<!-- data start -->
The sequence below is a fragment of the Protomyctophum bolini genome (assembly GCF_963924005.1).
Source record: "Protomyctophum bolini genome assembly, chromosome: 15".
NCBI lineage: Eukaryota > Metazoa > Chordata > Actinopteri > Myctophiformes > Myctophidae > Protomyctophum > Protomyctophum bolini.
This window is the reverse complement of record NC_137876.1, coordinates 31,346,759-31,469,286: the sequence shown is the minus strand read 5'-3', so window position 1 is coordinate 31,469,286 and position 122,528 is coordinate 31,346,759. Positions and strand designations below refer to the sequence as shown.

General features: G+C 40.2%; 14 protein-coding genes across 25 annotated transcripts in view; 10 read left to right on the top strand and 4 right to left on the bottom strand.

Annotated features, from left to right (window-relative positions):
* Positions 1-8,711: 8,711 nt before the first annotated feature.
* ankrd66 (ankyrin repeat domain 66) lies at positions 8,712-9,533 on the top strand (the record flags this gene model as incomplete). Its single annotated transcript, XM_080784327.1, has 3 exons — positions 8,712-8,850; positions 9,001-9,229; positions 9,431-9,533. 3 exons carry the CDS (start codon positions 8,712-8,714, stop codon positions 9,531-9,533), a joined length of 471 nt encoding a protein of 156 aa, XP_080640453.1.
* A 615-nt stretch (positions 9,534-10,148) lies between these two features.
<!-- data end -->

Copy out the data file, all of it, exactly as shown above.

The sequence below is a fragment of the Protomyctophum bolini genome (assembly GCF_963924005.1).
Source record: "Protomyctophum bolini genome assembly, chromosome: 15".
NCBI lineage: Eukaryota > Metazoa > Chordata > Actinopteri > Myctophiformes > Myctophidae > Protomyctophum > Protomyctophum bolini.
This window is the reverse complement of record NC_137876.1, coordinates 31,346,759-31,469,286: the sequence shown is the minus strand read 5'-3', so window position 1 is coordinate 31,469,286 and position 122,528 is coordinate 31,346,759. Positions and strand designations below refer to the sequence as shown.

General features: G+C 40.2%; 14 protein-coding genes across 25 annotated transcripts in view; 10 read left to right on the top strand and 4 right to left on the bottom strand.

Annotated features, from left to right (window-relative positions):
* Positions 1-8,711: 8,711 nt before the first annotated feature.
* ankrd66 (ankyrin repeat domain 66) lies at positions 8,712-9,533 on the top strand (the record flags this gene model as incomplete). Its single annotated transcript, XM_080784327.1, has 3 exons — positions 8,712-8,850; positions 9,001-9,229; positions 9,431-9,533. 3 exons carry the CDS (start codon positions 8,712-8,714, stop codon positions 9,531-9,533), a joined length of 471 nt encoding a protein of 156 aa, XP_080640453.1.
* A 615-nt stretch (positions 9,534-10,148) lies between these two features.